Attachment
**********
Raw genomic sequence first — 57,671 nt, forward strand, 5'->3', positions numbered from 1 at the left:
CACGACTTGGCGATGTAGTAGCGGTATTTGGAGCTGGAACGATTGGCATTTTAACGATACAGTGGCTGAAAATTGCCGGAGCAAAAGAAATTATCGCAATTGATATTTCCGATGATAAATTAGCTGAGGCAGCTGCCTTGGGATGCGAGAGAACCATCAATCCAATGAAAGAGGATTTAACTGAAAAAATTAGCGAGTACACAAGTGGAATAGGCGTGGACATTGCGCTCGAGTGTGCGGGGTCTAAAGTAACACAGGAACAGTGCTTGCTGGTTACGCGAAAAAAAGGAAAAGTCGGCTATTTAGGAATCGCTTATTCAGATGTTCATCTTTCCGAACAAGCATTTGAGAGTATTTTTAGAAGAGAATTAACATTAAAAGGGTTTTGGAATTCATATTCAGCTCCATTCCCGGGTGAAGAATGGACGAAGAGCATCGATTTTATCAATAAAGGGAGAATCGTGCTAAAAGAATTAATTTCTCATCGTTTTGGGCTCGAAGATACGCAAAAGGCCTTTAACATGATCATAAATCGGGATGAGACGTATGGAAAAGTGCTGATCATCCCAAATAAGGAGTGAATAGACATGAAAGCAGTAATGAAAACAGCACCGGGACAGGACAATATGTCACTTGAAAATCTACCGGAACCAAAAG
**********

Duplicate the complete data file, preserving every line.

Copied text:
Raw genomic sequence first — 57,671 nt, forward strand, 5'->3', positions numbered from 1 at the left:
CACGACTTGGCGATGTAGTAGCGGTATTTGGAGCTGGAACGATTGGCATTTTAACGATACAGTGGCTGAAAATTGCCGGAGCAAAAGAAATTATCGCAATTGATATTTCCGATGATAAATTAGCTGAGGCAGCTGCCTTGGGATGCGAGAGAACCATCAATCCAATGAAAGAGGATTTAACTGAAAAAATTAGCGAGTACACAAGTGGAATAGGCGTGGACATTGCGCTCGAGTGTGCGGGGTCTAAAGTAACACAGGAACAGTGCTTGCTGGTTACGCGAAAAAAAGGAAAAGTCGGCTATTTAGGAATCGCTTATTCAGATGTTCATCTTTCCGAACAAGCATTTGAGAGTATTTTTAGAAGAGAATTAACATTAAAAGGGTTTTGGAATTCATATTCAGCTCCATTCCCGGGTGAAGAATGGACGAAGAGCATCGATTTTATCAATAAAGGGAGAATCGTGCTAAAAGAATTAATTTCTCATCGTTTTGGGCTCGAAGATACGCAAAAGGCCTTTAACATGATCATAAATCGGGATGAGACGTATGGAAAAGTGCTGATCATCCCAAATAAGGAGTGAATAGACATGAAAGCAGTAATGAAAACAGCACCGGGACAGGACAATATGTCACTTGAAAATCTACCGGAACCAAAAG